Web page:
Sometime in the early 1980's, I discovered Garrison Keillor. By then he had hosted A Prairie Home Companion on National Public Radio for about ten years. At that time I was convinced that NPR was only for former beatniks and Birkenstock wearing leftists, but there was something about that live musical-variety show from Minnesota that spoke to my soul. I appreciated the eclectic musical guests, from Willie Nelson to Mark Knopfler to Heather Mosley. I laughed at the fictitious
We have a banana tree growing near the Maintenance Building. Its close proximity to the building protected it from last winter's freezing temperature, so it currently has about 25 bananas. While it might be wrong to steal them, we may harvest them. When Joseph Heller wrote his classic novel Catch-22, it was supposed to be "Catch 18". However Leon Uris' novel Mila 18 had just been published. Heller's editor Robert Gotleib instead came up with Catch-22, saying the 22 was a "fun
Preface to this 3rd and final part of Theology From Prison. I have an inmate editor here at Bastrop Federal Satellite camp who refers to himself as Ben Bradley. Bradley, for all you millennials, was the respected editor of the Washington Post during Watergate. He wondered, after reading "Theology of Prison, Part 2: The False Self" if I had an out of body experience in the midst of writing it. His comment after reading this post was that he feared I had outkicked my coverage.
I've tried to use my time here at Bastrop Federal Satellite Camp to read, and one of my favorite authors has been Thomas Merton, the Cistercian monk. I've written about him and his book No Man Is An Island before on this blog post. Merton wrote about what he called the True Self and the False Self. He did this to try to explain Jesus' teaching that we must die to ourselves, or "lose ourselves to find ourselves" (Mark 8:35). Others might call the True Self the divine within us
In western culture and religion, we play a mind game. We like to pick winners and losers, saints and sinners, good and bad, in and out, up and down, right and wrong. We divide the world to fit our picks, often based on preconceived notions, and then ask God to bless our division. Invariably our race, country, or religion is good, right, and should always win. Have you noticed how that works? The inherent lack of self awareness in this mindset is so embedded in our culture and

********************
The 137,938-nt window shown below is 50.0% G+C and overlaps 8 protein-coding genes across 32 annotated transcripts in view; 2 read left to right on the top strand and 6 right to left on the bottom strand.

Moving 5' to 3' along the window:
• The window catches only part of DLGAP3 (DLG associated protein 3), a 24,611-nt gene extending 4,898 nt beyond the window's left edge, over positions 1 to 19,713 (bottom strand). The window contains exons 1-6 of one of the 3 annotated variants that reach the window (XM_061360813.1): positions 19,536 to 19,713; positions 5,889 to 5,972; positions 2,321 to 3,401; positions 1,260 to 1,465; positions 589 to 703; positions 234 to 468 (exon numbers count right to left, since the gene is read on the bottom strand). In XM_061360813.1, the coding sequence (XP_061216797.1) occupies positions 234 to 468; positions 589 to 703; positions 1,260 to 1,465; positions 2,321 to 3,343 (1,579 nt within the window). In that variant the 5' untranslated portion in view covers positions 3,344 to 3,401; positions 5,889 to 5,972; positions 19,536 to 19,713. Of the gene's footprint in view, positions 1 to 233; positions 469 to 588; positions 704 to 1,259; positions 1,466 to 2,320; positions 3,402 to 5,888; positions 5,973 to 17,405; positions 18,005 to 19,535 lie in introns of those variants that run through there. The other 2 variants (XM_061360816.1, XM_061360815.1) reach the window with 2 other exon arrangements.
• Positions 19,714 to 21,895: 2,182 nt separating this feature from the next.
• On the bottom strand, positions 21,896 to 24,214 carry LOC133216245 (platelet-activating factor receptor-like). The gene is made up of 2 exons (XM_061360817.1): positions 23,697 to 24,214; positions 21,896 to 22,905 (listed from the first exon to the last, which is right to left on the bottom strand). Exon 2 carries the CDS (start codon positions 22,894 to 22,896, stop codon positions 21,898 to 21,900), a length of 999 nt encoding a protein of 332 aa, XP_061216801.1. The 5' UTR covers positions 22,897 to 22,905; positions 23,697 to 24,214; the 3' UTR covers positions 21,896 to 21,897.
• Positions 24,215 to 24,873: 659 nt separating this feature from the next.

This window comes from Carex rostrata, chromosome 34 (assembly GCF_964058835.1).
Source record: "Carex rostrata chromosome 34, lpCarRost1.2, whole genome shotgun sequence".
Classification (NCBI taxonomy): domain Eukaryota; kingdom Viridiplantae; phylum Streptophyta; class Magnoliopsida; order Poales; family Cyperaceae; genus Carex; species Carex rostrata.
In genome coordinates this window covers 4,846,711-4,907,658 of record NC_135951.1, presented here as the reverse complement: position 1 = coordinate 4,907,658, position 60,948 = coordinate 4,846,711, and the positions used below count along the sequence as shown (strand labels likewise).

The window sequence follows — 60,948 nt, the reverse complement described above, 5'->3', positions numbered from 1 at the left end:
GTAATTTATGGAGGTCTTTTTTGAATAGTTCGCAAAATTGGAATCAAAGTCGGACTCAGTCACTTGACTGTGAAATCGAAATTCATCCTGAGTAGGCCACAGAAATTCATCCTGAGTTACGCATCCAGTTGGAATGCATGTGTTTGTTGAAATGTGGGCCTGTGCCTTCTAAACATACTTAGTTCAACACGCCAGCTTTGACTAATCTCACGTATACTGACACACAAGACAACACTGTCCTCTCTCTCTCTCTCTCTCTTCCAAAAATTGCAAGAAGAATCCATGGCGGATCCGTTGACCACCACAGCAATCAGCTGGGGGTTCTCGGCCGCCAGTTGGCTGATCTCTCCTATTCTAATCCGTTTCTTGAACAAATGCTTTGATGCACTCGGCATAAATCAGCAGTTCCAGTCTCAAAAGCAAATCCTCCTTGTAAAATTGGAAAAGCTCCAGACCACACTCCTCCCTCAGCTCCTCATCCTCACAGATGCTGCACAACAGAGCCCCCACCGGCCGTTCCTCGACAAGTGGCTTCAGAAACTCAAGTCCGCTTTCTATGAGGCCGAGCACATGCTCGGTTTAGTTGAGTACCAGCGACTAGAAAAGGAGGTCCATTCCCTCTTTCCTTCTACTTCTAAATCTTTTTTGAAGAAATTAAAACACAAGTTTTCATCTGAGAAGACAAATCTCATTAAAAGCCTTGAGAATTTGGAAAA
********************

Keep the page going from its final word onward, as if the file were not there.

Visitation is held at Bastrop Federal Camp every Saturday, Sunday and holidays from 8:00 am until 3:00 pm. Our TV room is converted on those days into the visitation room. Several card tables are brought in, and the plastic chairs are rearranged to make conversations easier. There's even a small play area for children. Outside, there are picnic tables and benches under a covered patio and in the yard shaded by pine trees. It's typical to see children playing in that area. The
Have you ever thought the world was going to hell in a hand basket? Many people do. A recent article entitled "The State of the World" in The Economist magazine had some interesting data on that very subject. Much of the article was based on a book by Johan Norberg called Progress: The Reason To Look Forward To The Future. So why are we so pessimistic? Norberg writes that one of the reasons is that we are just predisposed to think things are worse than they are. We overestima